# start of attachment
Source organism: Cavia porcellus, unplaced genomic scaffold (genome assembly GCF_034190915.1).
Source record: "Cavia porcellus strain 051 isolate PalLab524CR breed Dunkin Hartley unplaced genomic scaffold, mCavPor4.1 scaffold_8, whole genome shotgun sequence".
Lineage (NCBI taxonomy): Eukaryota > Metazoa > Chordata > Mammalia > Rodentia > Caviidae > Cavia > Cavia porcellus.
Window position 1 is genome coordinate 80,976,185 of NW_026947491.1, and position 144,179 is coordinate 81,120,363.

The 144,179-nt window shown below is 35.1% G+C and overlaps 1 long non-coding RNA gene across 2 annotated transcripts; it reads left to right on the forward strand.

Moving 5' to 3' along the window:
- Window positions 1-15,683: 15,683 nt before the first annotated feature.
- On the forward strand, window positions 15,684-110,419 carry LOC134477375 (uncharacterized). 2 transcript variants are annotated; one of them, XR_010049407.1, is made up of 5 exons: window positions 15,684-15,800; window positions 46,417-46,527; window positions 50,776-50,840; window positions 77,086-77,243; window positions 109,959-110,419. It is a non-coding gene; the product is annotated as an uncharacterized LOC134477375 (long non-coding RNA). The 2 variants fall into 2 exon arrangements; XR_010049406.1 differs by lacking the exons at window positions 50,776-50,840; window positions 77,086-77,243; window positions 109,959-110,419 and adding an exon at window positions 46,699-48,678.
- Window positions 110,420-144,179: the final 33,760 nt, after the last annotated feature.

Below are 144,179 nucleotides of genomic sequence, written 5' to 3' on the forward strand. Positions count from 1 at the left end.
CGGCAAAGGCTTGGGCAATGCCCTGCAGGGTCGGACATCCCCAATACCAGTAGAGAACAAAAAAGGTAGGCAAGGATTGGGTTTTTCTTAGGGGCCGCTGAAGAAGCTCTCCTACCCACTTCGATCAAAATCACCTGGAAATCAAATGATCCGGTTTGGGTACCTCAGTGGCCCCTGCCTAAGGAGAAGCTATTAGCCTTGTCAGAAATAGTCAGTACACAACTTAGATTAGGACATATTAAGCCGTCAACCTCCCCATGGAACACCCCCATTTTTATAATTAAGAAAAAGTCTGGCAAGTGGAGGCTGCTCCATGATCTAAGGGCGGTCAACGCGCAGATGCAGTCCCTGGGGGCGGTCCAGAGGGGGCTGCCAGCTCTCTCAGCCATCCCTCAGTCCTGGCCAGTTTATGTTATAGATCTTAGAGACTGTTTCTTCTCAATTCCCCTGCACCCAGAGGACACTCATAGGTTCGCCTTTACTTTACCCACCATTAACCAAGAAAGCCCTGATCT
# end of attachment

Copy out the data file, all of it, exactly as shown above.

Source organism: Cavia porcellus, unplaced genomic scaffold (genome assembly GCF_034190915.1).
Source record: "Cavia porcellus strain 051 isolate PalLab524CR breed Dunkin Hartley unplaced genomic scaffold, mCavPor4.1 scaffold_8, whole genome shotgun sequence".
Lineage (NCBI taxonomy): Eukaryota > Metazoa > Chordata > Mammalia > Rodentia > Caviidae > Cavia > Cavia porcellus.
Window position 1 is genome coordinate 80,976,185 of NW_026947491.1, and position 144,179 is coordinate 81,120,363.

The 144,179-nt window shown below is 35.1% G+C and overlaps 1 long non-coding RNA gene across 2 annotated transcripts; it reads left to right on the forward strand.

Moving 5' to 3' along the window:
- Window positions 1-15,683: 15,683 nt before the first annotated feature.
- On the forward strand, window positions 15,684-110,419 carry LOC134477375 (uncharacterized). 2 transcript variants are annotated; one of them, XR_010049407.1, is made up of 5 exons: window positions 15,684-15,800; window positions 46,417-46,527; window positions 50,776-50,840; window positions 77,086-77,243; window positions 109,959-110,419. It is a non-coding gene; the product is annotated as an uncharacterized LOC134477375 (long non-coding RNA). The 2 variants fall into 2 exon arrangements; XR_010049406.1 differs by lacking the exons at window positions 50,776-50,840; window positions 77,086-77,243; window positions 109,959-110,419 and adding an exon at window positions 46,699-48,678.
- Window positions 110,420-144,179: the final 33,760 nt, after the last annotated feature.

Below are 144,179 nucleotides of genomic sequence, written 5' to 3' on the forward strand. Positions count from 1 at the left end.
CGGCAAAGGCTTGGGCAATGCCCTGCAGGGTCGGACATCCCCAATACCAGTAGAGAACAAAAAAGGTAGGCAAGGATTGGGTTTTTCTTAGGGGCCGCTGAAGAAGCTCTCCTACCCACTTCGATCAAAATCACCTGGAAATCAAATGATCCGGTTTGGGTACCTCAGTGGCCCCTGCCTAAGGAGAAGCTATTAGCCTTGTCAGAAATAGTCAGTACACAACTTAGATTAGGACATATTAAGCCGTCAACCTCCCCATGGAACACCCCCATTTTTATAATTAAGAAAAAGTCTGGCAAGTGGAGGCTGCTCCATGATCTAAGGGCGGTCAACGCGCAGATGCAGTCCCTGGGGGCGGTCCAGAGGGGGCTGCCAGCTCTCTCAGCCATCCCTCAGTCCTGGCCAGTTTATGTTATAGATCTTAGAGACTGTTTCTTCTCAATTCCCCTGCACCCAGAGGACACTCATAGGTTCGCCTTTACTTTACCCACCATTAACCAAGAAAGCCCTGATCT